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Posted by prez on December 30, 2011 Slideshow

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1 Comment

Reply Robt. S.
2:18 PM on March 10, 2013 
What you have there is what ?s known euphemistically in some circles as a "Rooke Register". The moniker of Rooke was the original name of the Providence, Rhode Island outfit that manufactured and leased the things until sometime in probably the 1930s. Sometime in that period, the company was changed to "Money Meters". Those little Rooke brand hand coin registers are shown in street railway industry publications as early as 1907. In the early days when first instituted aboard the streetcars, the Rooke coin registers caused instant labor unrest. With streetcars converted to ?one man? operation, fare collecting conductors were loosing their jobs. The motorman were then assigned to pick up fares directly from passengers via Rooke hand held coin registers. A couple of transit company worker strikes and at least one full blown riot can be directly attributed to installation of the Rooke hand held coin registers being put into service on some streetcars.

Currently, I own three of these particular registers. They all are of the nickel and dime type with a single cyclometer on each side. A few years ago, I had a Money Meter device that not only accepted nickels and dimes but also quarters. That register had a third window for the 25-cent coin on the ?B? side.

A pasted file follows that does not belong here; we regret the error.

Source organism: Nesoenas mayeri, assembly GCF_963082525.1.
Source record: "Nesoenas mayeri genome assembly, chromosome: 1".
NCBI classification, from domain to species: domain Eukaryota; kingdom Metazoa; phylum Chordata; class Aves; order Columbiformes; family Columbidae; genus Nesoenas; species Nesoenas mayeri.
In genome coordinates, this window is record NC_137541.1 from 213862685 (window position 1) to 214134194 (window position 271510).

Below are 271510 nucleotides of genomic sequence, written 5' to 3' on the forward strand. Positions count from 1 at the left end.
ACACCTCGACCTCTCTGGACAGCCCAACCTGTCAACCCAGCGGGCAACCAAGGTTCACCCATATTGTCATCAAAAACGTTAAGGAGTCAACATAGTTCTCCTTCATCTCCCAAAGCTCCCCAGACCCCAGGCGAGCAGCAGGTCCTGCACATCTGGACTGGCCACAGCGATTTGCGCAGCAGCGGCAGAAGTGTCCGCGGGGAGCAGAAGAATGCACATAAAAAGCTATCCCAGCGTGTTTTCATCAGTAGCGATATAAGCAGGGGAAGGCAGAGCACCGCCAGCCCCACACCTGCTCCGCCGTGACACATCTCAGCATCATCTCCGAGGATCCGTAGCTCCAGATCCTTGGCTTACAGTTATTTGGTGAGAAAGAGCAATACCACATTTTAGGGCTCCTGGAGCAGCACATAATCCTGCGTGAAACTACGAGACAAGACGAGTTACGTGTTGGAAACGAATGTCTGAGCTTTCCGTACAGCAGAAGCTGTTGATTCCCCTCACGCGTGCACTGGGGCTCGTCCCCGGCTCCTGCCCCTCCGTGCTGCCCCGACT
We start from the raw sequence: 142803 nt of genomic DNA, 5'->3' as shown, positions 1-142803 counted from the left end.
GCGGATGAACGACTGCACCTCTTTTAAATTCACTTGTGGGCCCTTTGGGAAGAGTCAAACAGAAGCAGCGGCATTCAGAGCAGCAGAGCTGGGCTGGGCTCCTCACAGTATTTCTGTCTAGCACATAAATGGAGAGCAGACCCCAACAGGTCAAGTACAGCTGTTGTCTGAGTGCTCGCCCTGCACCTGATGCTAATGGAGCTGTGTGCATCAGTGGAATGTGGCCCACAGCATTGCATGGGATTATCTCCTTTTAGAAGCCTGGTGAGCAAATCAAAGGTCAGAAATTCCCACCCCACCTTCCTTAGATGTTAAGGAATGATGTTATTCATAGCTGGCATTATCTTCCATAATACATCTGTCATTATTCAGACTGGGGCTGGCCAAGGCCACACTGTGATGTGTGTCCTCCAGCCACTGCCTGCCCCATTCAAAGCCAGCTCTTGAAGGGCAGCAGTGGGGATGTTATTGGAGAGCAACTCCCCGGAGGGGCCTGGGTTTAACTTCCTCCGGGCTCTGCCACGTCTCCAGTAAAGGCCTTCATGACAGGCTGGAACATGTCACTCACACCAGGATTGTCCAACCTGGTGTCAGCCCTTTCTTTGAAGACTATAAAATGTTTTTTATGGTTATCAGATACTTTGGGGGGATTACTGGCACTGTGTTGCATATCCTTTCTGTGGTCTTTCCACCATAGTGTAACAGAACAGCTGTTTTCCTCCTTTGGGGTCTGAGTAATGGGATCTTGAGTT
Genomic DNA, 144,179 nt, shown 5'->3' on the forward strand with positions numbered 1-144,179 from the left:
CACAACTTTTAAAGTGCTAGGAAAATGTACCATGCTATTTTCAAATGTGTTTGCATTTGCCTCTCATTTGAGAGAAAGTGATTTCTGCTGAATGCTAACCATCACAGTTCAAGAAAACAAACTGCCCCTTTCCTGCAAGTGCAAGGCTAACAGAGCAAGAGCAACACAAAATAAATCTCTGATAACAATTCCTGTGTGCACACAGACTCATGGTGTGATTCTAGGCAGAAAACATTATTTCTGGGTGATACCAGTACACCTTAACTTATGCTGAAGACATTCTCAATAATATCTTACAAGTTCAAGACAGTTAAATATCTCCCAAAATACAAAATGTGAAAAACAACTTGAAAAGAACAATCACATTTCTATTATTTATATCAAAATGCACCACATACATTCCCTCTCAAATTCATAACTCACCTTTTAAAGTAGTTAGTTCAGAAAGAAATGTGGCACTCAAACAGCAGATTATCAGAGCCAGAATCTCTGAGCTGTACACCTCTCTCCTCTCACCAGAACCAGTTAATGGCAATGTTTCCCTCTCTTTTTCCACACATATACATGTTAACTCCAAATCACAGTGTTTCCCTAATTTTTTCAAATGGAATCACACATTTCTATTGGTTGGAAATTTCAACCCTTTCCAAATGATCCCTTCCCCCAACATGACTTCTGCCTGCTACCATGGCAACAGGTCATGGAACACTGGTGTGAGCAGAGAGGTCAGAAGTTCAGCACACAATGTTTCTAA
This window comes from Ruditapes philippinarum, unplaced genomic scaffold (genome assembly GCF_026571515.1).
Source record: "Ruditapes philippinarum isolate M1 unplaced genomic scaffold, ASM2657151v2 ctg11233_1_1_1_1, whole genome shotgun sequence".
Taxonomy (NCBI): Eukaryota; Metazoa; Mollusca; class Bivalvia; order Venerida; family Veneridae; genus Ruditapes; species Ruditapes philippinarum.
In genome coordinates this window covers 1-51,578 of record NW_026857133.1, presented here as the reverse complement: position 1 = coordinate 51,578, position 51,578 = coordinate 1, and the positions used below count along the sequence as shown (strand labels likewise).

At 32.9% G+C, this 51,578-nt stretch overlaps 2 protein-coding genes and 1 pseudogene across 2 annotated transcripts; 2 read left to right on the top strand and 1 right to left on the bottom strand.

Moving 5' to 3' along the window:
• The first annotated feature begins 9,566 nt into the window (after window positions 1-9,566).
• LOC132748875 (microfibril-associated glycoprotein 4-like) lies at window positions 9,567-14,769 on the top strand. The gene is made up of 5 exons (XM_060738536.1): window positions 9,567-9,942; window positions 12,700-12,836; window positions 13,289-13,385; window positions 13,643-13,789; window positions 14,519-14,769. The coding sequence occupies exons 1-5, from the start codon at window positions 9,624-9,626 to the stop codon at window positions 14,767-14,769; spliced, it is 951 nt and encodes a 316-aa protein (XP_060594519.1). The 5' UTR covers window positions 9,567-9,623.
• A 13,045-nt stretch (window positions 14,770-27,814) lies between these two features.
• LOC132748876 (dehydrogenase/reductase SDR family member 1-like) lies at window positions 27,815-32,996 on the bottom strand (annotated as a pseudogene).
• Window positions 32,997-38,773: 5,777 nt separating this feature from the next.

Of the trio presently owned, one is an unusual version being made for attachment to the top of a Johnson - Cleveland non-registering vault fare box. There is a monuting housing on the bottom of this register with a lever and brass topped handle to ring in the coin. This one does not have the retrofitted "Money Meter" company cover plate and is stamped "Rooke Register" with 1919 pending patent dates.

Probably due to the rugged ndustrial high quality of these hand held cash registers along with their small size and clever uniqueness many survive to this day. In the past few years, I've owned about a dozen of these Money Meter coin registers that are part of a modest collection of street railway fare equipment. In recent times the most I've paid for one of these units is about $45. Picked up a nice condition ?Money Meter? labeled hand coin register in late 2012 with intact date & seals in the high number range of #10756 for $18 plus six-bucks shipping. Need to figure that unlike most things, these items don?t take up much space, cost money to maintain and display well in a nook someplace. Good luck and have fun!